Health Professional Shortage Areas (HPSAs)

Health Professional Shortage Areas (HPSAs) refer to designated areas where there is a shortage in health care providers focused on primary care, dental health, or mental health. These shortages may refer to a Geographic Area, a shortage of providers for the population of an entire area, Population Groups, a shortage of providers for specific population groups in a defined geographic area, or Facility-based, where there is a shortage of professionals in a given facility setting.

Authors: Timothy Bates | Susan Chapman

Topics: Health Professional Shortage Areas (HPSAs), Long-Term Care, Workforce Supply

May 4, 2023
This brief describes a conceptual approach to constructing a long-term care workforce shortage designation, similar in scope to existing Health Resources and Services Administration (HRSA) health professional shortage area (HPSA) designations.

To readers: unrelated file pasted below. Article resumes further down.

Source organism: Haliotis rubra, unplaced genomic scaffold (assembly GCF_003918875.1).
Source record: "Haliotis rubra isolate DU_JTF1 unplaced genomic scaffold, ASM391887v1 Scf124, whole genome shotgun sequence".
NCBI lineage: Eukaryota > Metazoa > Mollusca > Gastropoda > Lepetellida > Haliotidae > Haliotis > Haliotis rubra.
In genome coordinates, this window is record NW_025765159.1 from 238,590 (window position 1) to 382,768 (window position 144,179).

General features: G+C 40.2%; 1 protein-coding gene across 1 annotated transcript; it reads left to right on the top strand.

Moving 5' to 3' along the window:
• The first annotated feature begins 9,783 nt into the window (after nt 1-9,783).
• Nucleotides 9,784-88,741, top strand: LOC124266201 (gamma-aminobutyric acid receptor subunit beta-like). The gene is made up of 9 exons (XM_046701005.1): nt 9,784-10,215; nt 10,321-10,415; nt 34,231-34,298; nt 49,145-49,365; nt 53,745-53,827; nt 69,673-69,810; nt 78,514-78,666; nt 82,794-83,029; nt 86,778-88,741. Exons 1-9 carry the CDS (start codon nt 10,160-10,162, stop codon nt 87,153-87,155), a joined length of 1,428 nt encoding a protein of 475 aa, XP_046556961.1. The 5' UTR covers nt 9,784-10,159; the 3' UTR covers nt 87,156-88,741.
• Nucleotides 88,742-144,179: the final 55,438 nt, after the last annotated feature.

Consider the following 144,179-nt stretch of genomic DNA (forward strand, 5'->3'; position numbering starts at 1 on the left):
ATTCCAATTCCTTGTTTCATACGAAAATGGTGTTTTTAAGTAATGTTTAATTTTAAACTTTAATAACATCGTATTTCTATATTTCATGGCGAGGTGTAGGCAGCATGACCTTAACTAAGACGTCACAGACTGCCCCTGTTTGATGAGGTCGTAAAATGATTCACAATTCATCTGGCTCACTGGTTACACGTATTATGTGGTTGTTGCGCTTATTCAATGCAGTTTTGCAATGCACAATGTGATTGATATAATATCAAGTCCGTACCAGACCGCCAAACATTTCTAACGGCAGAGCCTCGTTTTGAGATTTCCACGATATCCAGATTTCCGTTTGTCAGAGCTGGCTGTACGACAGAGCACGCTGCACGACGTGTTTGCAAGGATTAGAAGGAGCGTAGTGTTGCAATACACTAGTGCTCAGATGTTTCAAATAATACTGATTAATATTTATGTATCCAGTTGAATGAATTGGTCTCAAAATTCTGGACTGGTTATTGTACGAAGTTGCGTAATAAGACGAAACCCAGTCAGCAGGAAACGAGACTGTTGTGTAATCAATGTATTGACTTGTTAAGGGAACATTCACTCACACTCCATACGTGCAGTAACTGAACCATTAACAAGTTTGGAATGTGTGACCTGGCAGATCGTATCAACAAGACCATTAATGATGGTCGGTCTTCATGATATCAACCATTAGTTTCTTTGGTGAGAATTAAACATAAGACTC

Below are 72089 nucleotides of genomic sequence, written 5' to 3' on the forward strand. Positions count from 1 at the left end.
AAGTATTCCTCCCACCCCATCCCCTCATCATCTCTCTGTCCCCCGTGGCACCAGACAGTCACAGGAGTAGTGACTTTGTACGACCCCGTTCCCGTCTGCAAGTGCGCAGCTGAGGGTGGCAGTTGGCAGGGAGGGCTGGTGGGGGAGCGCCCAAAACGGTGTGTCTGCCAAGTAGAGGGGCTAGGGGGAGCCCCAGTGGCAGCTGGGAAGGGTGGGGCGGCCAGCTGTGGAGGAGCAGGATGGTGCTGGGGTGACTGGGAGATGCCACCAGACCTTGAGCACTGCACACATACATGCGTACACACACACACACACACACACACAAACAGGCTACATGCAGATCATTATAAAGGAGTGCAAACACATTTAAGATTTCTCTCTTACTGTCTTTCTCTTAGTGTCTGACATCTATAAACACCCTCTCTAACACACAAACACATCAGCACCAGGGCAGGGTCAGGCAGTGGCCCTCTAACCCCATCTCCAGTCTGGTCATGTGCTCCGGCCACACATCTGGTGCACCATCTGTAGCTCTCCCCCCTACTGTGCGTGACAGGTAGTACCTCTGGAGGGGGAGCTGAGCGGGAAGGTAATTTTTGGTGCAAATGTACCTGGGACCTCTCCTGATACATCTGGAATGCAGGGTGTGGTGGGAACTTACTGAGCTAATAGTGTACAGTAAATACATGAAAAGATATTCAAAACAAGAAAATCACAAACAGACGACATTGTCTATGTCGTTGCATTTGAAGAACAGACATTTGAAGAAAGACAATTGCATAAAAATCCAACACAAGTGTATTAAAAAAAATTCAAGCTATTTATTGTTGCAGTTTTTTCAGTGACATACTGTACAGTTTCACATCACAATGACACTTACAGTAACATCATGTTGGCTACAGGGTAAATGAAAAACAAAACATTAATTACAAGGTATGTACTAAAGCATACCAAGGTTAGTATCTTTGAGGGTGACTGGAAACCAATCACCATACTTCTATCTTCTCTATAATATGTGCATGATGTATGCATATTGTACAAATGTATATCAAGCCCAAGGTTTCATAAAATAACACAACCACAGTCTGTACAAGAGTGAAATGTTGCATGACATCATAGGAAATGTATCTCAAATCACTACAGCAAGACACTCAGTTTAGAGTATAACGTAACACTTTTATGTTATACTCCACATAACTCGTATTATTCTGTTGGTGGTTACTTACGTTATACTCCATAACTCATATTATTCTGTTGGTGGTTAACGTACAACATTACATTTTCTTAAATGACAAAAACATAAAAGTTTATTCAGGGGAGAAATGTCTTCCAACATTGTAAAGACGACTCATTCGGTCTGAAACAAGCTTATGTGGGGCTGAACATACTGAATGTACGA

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UCSF Health Workforce Research Center on Long-Term Care logo

Authors: Marieke van Eijk | Grace Guenther | Andrew Jopson | Susan Skillman | Bianca Frogner

Topics: Education and Training, Emerging Models and Innovations, Health Professional Shortage Areas (HPSAs)

September 7, 2022
Research has shown evidence of doulas’ positive impacts on maternal health outcomes, particularly among underserved populations. Such research supports expanding access to doula services. However, health workforce-related barriers challenge the development of robust doula services in the US.
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University of Washington Center for Health Workforce Studies logo
April 13, 2021
This webinar focuses on the dental therapy movement and examines the role of health equity in its adoption.
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Developers: Clese Erikson | Nicholas Chong | Eric Luo | Candice Chen | Patricia Pittman

Topics: COVID-19, Data Visualization, Health Professional Shortage Areas (HPSAs), Workforce Demand

March 11, 2021
The COVID-19 County Workforce Deficit Estimator is an online tool to help state and federal planners consider the different strategic approaches to ensure sufficient heath workforce for COVID-19.
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GW Health Workforce Research Center logo